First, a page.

Wireshark is able to decrypt this TLS stream because of the secrets in file secrets-1.txt. There are 2 secrets in file secrets-1.txt, and each one, by itself, contains enough information for Wireshark to do the decryption.

 

The first secret in secrets-1.txt is: RSA b73e7985e324abc0 030330f29c3ac42f28d91c967ad9c4b484f625ac95f6ad1dfe4474eecb6395f8a6b607f80594ebe97b45f24cae774800
This is the pre-master secret.

b73e7985e324abc0 is the start (first 8 bytes) of the encrypted pre-master secret:

And 030330f29c3ac42f28d91c967ad9c4b484f625ac95f6ad1dfe4474eecb6395f8a6b607f80594ebe97b45f24cae774800 is the unencrypted pre-master secret.

Wireshark can use this pre-master secret, together with cleartext data found inside the TLS stream (client and server random), to calculate the master secret and session keys.

This RSA entry in itself is enough for Wireshark to decrypt this TLS stream (if we only keep the RSA entry in secrets-1.txt, Wireshark can still decrypt).

 

The second secret in secrets-1.txt is: CLIENT_RANDOM 53a7bcdb320d3cc85dbb21956403da8801617a2980fb79f7b50fd6d1189d0472 cce8feba2219194646201279f1bbc551035ce3d1f8a34d3514df8297078fa80f0e5b19e5aa965adf285e93e41c93c210

This is the master secret.

53a7bcdb320d3cc85dbb21956403da8801617a2980fb79f7b50fd6d1189d0472 is the client random:

And cce8feba2219194646201279f1bbc551035ce3d1f8a34d3514df8297078fa80f0e5b19e5aa965adf285e93e41c93c210 is the unencrypted master secret.

Wireshark can use this master secret to calculate the session keys.

This CLIENT_RANDOM entry in itself is enough for Wireshark to decrypt this TLS stream (if we only keep the CLIENT_RANDOM entry in secrets-1.txt, Wireshark can still decrypt).

 

SSLKEYLOGFILE can also be used to capture the secrets necessary to decrypt TLS streams encrypted with perfect forward secrecy (e.g. not relying on the server’s private key).

In a second test, I set SSLKEYLOGFILE=secrets-2.txt and issue this curl command:

curl.exe –verbose –insecure –dump-header 01.headers –output 01.data –trace 01.trace –trace-time https://192.168.190.130

In this test, curl uses TLS 1.3 with perfect forward secrecy:

x25519 is Diffie-Helman based on elliptic curve Curve25519: we have perfect forward secrecy here that uses ephemeral Diffie-Hellman key exchange. Hence the private key of the server can not help us decrypt this TLS stream. We need the secrets saved in SSLKEYLOGFILE secrets-2.txt:

SERVER_HANDSHAKE_TRAFFIC_SECRET 3928c6ded8c2e9c251dc4c57f2a81935a3f0e5a61f3d40b25fd87d5f05db3e47 b8c81cee570a35f077664f16780017d7037adb1efacc448d05de9c806868290c32f587a1c29e577abcc7e5d1609f070b
EXPORTER_SECRET 3928c6ded8c2e9c251dc4c57f2a81935a3f0e5a61f3d40b25fd87d5f05db3e47 bc8a82770f43dc9b326cd8565b93ebfd3c6f9d9be53693510685b265980d98be7f8a7de613895b76454ec19d06e12825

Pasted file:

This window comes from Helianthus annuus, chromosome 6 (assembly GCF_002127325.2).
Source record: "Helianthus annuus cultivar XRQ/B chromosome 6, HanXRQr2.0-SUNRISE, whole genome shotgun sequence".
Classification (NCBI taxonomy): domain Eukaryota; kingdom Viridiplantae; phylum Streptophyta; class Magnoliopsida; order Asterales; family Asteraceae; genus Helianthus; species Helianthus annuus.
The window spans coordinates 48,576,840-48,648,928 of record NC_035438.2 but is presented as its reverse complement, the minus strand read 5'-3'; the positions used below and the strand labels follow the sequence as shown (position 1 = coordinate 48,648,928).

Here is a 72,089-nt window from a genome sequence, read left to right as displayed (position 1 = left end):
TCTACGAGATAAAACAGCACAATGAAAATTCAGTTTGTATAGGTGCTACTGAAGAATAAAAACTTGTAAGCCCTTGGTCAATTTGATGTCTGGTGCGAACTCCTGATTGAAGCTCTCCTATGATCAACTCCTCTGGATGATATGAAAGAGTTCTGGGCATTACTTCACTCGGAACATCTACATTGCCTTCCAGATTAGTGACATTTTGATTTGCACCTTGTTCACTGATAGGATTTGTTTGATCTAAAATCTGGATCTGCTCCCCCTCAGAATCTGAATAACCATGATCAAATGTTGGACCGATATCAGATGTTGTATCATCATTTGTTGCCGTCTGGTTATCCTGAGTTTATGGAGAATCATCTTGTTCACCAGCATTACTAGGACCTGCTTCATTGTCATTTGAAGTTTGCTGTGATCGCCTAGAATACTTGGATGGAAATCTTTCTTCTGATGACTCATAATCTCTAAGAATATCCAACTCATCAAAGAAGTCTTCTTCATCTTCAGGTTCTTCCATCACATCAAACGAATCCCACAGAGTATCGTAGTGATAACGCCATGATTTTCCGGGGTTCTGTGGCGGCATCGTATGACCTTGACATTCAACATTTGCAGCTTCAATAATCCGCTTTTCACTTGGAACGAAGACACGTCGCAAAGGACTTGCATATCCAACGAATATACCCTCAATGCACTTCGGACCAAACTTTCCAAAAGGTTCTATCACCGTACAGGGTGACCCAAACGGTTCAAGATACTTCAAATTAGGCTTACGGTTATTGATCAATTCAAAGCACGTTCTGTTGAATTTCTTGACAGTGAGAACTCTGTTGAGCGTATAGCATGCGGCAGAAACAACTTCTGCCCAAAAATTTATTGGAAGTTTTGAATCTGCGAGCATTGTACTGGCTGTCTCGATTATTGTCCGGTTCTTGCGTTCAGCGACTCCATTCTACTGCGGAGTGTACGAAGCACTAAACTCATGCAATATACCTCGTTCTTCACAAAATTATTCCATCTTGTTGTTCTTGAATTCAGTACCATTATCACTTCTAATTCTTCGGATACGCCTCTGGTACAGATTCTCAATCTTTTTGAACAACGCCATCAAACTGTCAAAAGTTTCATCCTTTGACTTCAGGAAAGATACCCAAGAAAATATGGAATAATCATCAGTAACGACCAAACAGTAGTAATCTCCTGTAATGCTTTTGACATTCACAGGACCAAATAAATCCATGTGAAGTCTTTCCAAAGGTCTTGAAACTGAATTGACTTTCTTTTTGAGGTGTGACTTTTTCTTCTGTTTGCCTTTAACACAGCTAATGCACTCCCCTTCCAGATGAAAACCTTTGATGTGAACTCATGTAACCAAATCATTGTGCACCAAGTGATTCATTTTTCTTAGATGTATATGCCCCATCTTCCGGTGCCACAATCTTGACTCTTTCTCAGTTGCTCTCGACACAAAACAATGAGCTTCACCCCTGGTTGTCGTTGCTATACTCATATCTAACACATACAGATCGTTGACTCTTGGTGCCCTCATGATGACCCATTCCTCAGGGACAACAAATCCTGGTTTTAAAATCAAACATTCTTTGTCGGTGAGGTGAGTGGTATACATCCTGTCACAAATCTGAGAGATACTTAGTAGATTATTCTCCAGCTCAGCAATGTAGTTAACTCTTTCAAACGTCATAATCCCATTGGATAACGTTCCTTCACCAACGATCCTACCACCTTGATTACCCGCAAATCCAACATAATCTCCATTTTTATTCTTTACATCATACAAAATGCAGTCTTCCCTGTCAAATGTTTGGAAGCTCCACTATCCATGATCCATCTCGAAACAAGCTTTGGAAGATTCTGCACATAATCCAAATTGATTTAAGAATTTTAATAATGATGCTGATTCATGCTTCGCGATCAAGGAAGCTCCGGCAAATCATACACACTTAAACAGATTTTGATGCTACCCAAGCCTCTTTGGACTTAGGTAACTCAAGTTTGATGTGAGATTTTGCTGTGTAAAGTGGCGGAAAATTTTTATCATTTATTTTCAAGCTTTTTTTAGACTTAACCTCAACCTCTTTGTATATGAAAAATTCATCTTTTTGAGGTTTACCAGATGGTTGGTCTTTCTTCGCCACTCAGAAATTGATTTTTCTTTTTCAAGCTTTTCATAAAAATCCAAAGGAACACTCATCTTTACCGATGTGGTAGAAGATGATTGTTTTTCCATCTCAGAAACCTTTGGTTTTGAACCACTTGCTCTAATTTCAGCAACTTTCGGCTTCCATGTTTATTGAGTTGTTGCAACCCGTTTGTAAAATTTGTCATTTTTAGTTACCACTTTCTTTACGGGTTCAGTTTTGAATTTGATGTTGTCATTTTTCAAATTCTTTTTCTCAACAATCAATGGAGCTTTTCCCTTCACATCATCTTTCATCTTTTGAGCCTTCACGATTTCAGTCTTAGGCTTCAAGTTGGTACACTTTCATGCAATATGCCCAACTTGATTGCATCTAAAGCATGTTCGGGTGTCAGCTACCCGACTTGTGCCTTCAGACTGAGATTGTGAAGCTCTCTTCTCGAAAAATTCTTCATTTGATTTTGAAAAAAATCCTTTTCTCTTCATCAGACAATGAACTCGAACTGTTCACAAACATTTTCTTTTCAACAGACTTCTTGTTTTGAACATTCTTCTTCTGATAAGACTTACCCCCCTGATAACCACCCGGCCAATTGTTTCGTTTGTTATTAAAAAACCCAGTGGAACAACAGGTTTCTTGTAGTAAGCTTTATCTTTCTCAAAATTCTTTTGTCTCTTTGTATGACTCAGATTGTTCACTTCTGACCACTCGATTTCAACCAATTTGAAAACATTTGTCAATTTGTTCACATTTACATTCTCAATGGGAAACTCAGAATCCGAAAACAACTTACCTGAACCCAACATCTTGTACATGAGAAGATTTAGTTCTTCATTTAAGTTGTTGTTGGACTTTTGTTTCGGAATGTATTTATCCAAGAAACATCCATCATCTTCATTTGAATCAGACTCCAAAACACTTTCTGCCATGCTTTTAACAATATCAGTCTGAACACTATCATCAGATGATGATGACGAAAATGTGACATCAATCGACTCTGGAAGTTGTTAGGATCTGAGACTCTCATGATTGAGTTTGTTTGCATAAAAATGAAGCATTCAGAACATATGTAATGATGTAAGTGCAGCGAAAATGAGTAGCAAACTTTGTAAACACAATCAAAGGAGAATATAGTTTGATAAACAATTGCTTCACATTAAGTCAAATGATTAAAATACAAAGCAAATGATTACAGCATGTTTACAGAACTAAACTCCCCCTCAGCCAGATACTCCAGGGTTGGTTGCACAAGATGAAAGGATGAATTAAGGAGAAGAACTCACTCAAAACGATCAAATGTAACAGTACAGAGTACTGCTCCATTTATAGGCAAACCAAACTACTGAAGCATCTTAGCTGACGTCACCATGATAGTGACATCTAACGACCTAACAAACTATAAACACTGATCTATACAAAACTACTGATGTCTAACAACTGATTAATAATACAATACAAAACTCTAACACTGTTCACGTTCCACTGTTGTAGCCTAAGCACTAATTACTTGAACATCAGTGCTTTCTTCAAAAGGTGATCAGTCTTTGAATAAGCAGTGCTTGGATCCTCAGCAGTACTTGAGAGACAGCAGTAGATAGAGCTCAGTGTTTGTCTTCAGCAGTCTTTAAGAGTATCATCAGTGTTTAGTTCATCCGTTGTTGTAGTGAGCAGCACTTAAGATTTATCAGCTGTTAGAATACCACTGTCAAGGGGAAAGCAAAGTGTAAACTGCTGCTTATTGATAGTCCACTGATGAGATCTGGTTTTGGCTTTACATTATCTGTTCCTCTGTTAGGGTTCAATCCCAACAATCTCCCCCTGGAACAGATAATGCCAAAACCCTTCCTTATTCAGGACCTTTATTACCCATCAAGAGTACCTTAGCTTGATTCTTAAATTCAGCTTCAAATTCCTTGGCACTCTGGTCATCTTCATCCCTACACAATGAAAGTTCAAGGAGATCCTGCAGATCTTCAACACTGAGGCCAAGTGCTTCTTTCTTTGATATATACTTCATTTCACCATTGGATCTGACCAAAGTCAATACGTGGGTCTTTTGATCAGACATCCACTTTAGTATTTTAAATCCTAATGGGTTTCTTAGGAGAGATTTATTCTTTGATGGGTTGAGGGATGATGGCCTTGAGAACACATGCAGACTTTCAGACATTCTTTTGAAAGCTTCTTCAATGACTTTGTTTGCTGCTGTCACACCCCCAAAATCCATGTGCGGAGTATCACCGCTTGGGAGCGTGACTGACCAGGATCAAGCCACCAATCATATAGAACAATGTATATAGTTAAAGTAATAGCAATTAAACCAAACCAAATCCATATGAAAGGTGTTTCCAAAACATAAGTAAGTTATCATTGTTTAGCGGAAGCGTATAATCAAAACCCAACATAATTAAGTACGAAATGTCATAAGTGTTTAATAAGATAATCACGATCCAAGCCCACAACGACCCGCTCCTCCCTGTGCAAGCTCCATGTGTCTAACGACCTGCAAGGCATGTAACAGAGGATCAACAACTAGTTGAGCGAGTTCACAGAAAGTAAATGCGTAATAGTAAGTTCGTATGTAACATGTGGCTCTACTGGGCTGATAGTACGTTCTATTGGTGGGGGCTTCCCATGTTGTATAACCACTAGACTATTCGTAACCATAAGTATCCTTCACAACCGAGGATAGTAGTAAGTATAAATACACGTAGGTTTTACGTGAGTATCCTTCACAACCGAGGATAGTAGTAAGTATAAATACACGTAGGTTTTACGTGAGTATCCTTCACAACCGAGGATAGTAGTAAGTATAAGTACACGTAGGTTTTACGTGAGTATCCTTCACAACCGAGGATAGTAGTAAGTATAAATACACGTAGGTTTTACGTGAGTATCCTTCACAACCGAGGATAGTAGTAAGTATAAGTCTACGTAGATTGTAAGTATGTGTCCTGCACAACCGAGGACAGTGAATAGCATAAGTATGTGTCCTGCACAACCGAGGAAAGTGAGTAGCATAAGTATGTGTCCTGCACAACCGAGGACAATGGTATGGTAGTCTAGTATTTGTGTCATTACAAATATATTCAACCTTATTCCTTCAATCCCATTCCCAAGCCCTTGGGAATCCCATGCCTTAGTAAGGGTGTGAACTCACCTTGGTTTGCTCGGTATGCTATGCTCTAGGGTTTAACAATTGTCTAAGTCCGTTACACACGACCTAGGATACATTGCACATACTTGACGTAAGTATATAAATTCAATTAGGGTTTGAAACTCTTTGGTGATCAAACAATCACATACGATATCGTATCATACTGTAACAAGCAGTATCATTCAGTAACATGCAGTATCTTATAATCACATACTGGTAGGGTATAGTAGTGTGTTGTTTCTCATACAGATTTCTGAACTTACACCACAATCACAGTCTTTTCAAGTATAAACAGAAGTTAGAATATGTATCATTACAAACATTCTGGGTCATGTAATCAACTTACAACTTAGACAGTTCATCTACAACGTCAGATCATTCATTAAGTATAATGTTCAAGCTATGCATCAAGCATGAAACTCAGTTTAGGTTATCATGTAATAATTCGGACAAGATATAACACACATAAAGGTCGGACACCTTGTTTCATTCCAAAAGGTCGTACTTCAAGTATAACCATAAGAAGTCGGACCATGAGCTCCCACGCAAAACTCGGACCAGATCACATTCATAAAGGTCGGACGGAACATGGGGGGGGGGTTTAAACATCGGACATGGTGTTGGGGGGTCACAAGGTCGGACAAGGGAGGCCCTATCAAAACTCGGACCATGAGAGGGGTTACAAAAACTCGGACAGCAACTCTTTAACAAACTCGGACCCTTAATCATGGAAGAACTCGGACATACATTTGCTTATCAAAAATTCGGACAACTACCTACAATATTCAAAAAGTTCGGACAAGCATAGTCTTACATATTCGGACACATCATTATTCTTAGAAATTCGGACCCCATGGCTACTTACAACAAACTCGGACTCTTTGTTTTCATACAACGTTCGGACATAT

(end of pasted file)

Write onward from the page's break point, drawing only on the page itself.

SERVER_TRAFFIC_SECRET_0 3928c6ded8c2e9c251dc4c57f2a81935a3f0e5a61f3d40b25fd87d5f05db3e47 7e40bb08f33bfc281878450c08e21e1d2e92ca1214436aa8353925fee2fe39d69175710e90bd6c76940af5596862525e
CLIENT_HANDSHAKE_TRAFFIC_SECRET 3928c6ded8c2e9c251dc4c57f2a81935a3f0e5a61f3d40b25fd87d5f05db3e47 7aec5af0565c8fa05431534daf6a98da645ccf9eb791626008ebe5d9053e2e5046986e577e09b5a9f3355d4aff685111
CLIENT_TRAFFIC_SECRET_0 3928c6ded8c2e9c251dc4c57f2a81935a3f0e5a61f3d40b25fd87d5f05db3e47 7a31364a743eee1ba3ed10fc082099c1fb09ad9175fd5ec81101521a3f34e3f3ab6e83f0bd77529ce9ff3eb9f4beedad

And when I use this secrets-2.txt file with Wireshark, the TLS stream is decrypted:

If I comment-out all SSLKEYLOGFILE secrets-2.txt entries except the client secret entries, Wireshark can only decrypt data coming from the client (# is a line-comment):

And vice versa when I comment-out everything except the server secret entries:

Value 3928c6ded8c2e9c251dc4c57f2a81935a3f0e5a61f3d40b25fd87d5f05db3e47 found in each secrets-2.txt entry is the client random:

Remark that in these 2 tests, I set SSLKEYLOGFILE=secrets.txt. This makes that curl will create a file secrets.txt in its working directory. You can also use an absolute path, for example:

set SSLKEYLOGFILE=c:\demo\secrets.txt

 

In part 3, I’ll give some practical tips.

 

Previous blog post:

Decrypting TLS Streams With Wireshark: Part 1

Next blog post:

Decrypting TLS Streams With Wireshark: Part 3

 

The capture file, secrets, and other data used in this blog post can be downloaded here:

tls-decryption-part-2.zip (https)
MD5: 562F169A57557737D3E4B1F9CDF3B252
SHA256: 8DD27510B2F6CD58A55F42515EF756572658D2ADFE7CEA6151DD45EE5F7DB171

Monday 14 December 2020

Decrypting TLS Streams With Wireshark: Part 1

Filed under: Encryption,Networking — Didier Stevens @ 0:00

In this first example, I show how to decrypt a TLS stream with Wireshark.

I made my example as such, that the encryption in this example is done with keys derived from a master secret. This master secret is derived from a pre-master secret, which is securely exchanged between the client and server using RSA crypto.

Remark that this method will not work with modern browsers and web servers, as they use perfect forward secrecy. This will be explained in part 2.

I use my TCP honeypot to set up a web server, and curl to request a page over TLS. I use curl for Windows build with OpenSSL, and not the curl version distributed with Windows 10, that relies on schannel.

I use the following curl command with options to force a TLS encryption method that is based on a pre-master secret that is encrypted with the public RSA key of the server: